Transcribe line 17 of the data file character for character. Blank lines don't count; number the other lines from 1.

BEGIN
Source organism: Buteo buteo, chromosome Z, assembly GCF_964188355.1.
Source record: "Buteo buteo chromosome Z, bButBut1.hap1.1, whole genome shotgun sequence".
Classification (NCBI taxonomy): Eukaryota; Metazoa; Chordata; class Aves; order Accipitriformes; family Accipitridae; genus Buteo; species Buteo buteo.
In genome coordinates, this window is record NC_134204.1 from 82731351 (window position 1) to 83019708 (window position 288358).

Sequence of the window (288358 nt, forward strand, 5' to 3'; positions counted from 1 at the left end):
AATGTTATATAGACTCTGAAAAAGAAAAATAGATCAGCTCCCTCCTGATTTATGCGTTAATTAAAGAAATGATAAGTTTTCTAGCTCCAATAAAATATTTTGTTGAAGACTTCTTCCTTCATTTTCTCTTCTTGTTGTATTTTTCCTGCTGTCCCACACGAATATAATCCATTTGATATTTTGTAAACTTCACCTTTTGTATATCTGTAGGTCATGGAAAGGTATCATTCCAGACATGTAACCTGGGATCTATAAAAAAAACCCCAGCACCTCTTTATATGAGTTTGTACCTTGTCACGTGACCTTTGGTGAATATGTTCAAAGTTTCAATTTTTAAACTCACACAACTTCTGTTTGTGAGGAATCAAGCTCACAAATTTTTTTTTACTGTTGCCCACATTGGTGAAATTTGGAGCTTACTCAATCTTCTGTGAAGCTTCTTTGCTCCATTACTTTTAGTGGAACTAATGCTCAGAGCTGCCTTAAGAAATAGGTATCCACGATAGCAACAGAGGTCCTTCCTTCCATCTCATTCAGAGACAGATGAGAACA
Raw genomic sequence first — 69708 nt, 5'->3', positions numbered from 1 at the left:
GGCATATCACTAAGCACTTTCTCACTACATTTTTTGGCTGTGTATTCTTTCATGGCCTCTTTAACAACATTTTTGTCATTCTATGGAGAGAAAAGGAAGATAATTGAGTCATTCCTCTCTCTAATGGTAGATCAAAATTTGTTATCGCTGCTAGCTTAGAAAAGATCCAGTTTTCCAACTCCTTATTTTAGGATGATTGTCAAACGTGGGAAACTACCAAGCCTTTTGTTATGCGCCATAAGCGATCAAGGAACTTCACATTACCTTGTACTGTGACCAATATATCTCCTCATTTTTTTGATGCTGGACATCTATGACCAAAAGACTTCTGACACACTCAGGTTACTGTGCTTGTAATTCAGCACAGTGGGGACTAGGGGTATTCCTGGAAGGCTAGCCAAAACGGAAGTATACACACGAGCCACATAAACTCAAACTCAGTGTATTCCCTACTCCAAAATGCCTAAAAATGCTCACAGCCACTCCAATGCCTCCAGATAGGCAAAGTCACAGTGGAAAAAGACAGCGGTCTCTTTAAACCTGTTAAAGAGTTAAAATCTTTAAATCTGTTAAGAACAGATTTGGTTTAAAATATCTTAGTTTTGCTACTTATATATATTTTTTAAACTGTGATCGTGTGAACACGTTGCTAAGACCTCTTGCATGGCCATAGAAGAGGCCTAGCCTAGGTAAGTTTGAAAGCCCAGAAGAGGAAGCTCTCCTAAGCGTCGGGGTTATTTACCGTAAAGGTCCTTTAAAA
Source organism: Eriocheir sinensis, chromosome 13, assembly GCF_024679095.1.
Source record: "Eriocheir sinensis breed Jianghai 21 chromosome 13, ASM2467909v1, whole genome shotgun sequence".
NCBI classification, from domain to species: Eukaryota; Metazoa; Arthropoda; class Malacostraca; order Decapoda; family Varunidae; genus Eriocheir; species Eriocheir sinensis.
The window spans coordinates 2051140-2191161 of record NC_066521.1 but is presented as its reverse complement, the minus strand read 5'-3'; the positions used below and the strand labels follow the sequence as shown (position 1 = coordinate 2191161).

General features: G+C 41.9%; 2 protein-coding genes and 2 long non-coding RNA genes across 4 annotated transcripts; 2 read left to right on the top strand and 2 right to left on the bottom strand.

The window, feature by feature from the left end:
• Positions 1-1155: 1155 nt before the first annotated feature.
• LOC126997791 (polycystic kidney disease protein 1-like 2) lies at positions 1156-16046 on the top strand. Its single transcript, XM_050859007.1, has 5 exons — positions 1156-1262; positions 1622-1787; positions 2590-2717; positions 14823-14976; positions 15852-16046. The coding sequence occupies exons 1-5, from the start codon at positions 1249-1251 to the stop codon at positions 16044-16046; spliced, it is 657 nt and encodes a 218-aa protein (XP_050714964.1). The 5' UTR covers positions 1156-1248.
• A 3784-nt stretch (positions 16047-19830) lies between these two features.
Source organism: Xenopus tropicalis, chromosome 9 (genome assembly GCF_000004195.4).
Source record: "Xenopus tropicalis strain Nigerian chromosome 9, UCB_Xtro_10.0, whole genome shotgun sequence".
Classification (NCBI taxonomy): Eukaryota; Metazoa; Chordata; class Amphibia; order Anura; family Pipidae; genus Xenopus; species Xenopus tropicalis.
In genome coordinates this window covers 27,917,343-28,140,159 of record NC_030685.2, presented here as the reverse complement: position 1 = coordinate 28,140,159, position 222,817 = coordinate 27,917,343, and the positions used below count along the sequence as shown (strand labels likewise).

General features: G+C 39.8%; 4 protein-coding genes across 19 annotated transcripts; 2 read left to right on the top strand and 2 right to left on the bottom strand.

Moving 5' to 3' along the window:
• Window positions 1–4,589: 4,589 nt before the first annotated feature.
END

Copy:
• A 3784-nt stretch (positions 16047-19830) lies between these two features.